Montgomery County Comprehensive Flood Management Plan

The County is working to develop a Comprehensive Flood Management Plan that will aid long-term strategic planning for flood mitigation. Download the flooding flyers:

Comprehensive Flood Management Plan Community Forum October 2022

Watch the Video on YouTube

Why a Flood Management Plan?

Montgomery County has experienced an increase in flooding events causing impacts to public and private property. While the reasons for this increase are varied, increases to impervious surface due to development and increases in high-intensity rainfall events are some of the top reasons. The impacts of both are expected to increase due to continued growth and climate change.

The Montgomery County Department of Environmental Protection (DEP) is in the process of developing a Comprehensive Flood Management Plan. A flood management plan lays out the steps by which the County can develop the information to inform and ultimately address this growing risk. This plan will consist of several phases of work, panning the next few years, vulnerability assessments, detailed flood studies, adaptation design, and implementation of mitigation project and programmatic responses.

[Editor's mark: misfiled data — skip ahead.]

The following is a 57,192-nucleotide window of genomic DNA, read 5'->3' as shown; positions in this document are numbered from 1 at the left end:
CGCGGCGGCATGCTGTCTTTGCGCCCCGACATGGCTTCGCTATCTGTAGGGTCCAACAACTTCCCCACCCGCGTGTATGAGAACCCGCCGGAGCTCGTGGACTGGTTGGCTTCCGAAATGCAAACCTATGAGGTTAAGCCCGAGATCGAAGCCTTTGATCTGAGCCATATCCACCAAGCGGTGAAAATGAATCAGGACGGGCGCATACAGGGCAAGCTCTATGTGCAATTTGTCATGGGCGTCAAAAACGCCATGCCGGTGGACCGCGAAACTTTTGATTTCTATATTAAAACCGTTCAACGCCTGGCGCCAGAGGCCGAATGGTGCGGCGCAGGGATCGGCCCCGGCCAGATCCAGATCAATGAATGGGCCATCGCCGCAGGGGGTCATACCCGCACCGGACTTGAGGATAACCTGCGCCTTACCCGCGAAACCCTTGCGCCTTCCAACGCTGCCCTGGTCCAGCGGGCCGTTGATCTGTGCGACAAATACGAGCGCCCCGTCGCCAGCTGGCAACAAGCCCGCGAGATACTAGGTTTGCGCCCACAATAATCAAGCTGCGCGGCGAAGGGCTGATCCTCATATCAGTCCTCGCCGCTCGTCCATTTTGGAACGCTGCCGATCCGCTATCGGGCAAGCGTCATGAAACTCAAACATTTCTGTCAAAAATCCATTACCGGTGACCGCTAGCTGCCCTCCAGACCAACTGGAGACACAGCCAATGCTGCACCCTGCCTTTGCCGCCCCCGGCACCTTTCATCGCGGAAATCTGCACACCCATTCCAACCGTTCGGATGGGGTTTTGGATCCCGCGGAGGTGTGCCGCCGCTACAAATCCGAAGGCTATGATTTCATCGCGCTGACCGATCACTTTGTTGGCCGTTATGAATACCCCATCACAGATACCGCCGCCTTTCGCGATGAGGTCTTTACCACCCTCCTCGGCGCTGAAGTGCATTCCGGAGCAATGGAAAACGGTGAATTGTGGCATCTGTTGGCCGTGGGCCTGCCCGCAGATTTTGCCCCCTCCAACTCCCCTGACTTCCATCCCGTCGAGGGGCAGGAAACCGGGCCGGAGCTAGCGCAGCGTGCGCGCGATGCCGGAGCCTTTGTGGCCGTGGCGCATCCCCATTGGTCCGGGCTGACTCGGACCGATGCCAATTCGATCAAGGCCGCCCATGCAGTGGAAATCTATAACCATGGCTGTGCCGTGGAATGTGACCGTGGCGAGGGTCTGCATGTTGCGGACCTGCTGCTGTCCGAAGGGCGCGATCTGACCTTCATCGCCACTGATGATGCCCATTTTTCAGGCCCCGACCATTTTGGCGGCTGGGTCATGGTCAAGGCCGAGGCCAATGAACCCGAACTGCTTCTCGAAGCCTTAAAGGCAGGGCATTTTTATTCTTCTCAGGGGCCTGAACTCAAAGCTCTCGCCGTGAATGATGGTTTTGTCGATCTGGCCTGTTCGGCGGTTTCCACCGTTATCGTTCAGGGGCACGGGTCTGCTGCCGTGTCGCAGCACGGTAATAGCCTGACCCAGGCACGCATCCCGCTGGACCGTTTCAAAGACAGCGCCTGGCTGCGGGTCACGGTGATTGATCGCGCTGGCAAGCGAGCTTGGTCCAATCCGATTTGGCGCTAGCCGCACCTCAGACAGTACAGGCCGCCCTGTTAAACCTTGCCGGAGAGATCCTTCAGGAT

What are the Sources of Flooding in Montgomery County?

Urban Pluvial Flooding

Flooding in the county can occur due to local rainfall runoff exceeding the capacity of the local storm drainage system or infiltration capacity of the ground. This is termed (pluvial) flooding, otherwise known as "urban flooding".

Intense rainfall can cause flooding if runoff accumulates and cannot be removed quickly enough by storm drains. Urban flooding areas are typically not mapped.

Riverine Flooding

Flooding can also occur due to stream or river levels exceeding the banks. This type of flooding is known as riverine flooding. Impacts from either of these sources can range from life hazard to nuisance impacts.

Water levels in a stream or river rise and can cause flooding by overtopping banks or bridges. Some riverine flooding areas are mapped through FEMA or County studies

Flood Safety Tips

  1. 6 inches of moving water will knock you off your feet.
  2. 1 foot of water will float vehicles.
  3. Do not attempt to drive through a flooded road.
  4. Turn off your electricity and gas.